Travelling solo is not an easy task. It is more expensive and sometimes a bit lonely. However, for women, travelling on their own has one more layer of difficulty: it can be quite dangerous. So, in the name of International Women’s Day, we put together a list of tips to help solo female travellers to conquer the World. Here you will find tips from women travel bloggers who speak from experience when it comes to travelling solo as a woman.
Tip number 1 is pretty straightforward, take good care of your belongings. Women can be seen as easy prey (which is so not true!) and because of those items such as camera, laptop, smartphone or tablet can be even more attractive to thieves. So try and avoid walking around with these and only carry them when strictly necessary. Documents such as visa, passport and wallet are also key possessions you need to keep within your reach at all times. Kiki, from The Blonde Abroad also mentions how it is especially important to blend in so you don’t attract the wrong type of attention.
Tip number 2 and 3 come from Janice and Tracey from Solo Traveler. Plan your first night well. At the minimum, have a place to rest your head on the first night of every destination on your trip and plan to arrive by mid-afternoon. It’s important to have the time to find your hotel or hostel in daylight and time to change your accommodation if you determine that this is not the place for you.
The second tip from them is to visualize the necessities but no more. Travelling solo does require attention to details. Visualizing how the practical aspects of your trip fit together, from departure to transfers to accommodation, help you travel with less stress. But stop imagining what the trip will be like at that point. Be open to opportunities as they arise. It’s impossible to travel without any expectations of a destination, however, the less you are driven by specific expectations the freer you will be to travel at the moment.
On that note, tip number 4 is to not plan every single detail and if you feel uncomfortable alone, join a day tour. Lyz from YTravel explains how important is it to leave some time for spontaneity. Think that if one day you don’t feel like exploring a city on your own, there will always be a guided tour going on. That is also a good way to make new friends, by the way.
Tip number 5 is also about connecting to other people, but this time, with locals. For Kristin from Be My Travel Muse, locals can give you a great idea of where to go and what to avoid, plus, if they show you around that’s even better. Also, tour guides will usually point out any areas you might want to steer clear of, and you can feel more confident about finding your own way around the city after being led by an expert.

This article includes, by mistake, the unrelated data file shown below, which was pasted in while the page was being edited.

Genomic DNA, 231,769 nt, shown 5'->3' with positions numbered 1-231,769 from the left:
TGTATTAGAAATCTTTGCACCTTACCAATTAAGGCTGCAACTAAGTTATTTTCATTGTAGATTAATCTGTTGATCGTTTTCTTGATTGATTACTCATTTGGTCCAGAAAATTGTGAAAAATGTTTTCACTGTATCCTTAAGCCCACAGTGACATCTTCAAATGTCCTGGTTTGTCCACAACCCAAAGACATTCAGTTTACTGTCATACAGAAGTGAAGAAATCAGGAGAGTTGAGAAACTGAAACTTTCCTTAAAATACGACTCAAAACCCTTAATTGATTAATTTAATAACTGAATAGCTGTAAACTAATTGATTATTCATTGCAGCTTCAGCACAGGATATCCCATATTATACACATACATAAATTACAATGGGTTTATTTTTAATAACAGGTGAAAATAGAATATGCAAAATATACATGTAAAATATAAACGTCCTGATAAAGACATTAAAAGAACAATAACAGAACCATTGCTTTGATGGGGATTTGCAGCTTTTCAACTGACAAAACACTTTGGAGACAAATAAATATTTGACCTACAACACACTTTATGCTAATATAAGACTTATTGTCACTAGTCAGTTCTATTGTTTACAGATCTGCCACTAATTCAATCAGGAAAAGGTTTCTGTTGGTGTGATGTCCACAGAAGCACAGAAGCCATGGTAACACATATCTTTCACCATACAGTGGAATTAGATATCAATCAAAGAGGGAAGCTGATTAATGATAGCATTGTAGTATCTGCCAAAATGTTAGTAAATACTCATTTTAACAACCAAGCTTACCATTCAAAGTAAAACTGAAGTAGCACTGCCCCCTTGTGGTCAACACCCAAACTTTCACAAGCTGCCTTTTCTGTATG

In number 6, is a tip from Brooke, from World of Wanderlust. She explains how important it is to get to where you need to be before nightfall. When you’re travelling long term it is often difficult to keep track of time as each day, week, and month all blur into one. But the golden rule for solo female travellers should be to always arrive at your destination before nightfall.
Our tip number 7 also comes from her, and she says it is the one most people usually ignore. For Brooke, it is important to not get drunk and simply go out and party through the night. When you’re on your own and attempt to make it home safe after a night of heavy partying in a foreign city, things might not end well.
Tip number 8 comes from Claire, from Tales of Backpacker. She says it is important to never be too trusting. You are a woman and it is pretty natural for some people to see you as vulnerable. Travel is a sociable activity, and you will meet people who will chat with you but be careful not let your guard down, especially not right away. Sadly, some people just want to take advantage of tourists, and women.
Tips number 9 and 10 come from Becky and Vanessa, two friends from We are travel girls. For them, one thing every solo female traveller should focus on is to know the customs and traditions of your destination. In some countries, being a woman means you are subjected to certain rules. In some, for instance, you cannot sit beside monks. In Hindu countries, you cannot go inside a temple if you have your menstrual period; according to traditions, a woman is ritually unclean during this time.
The last tip is: the pros far outweigh the cons! All female travellers advice about all the dangers out there, but at the same time, if you are a woman planning a solo adventure, just go for it. Solo travelling allows you to truly take in a different culture. You get to go out of your comfort zone, you improve your focus, and your discovery of things leaves you so much more fulfilled. More importantly, you can truly relax.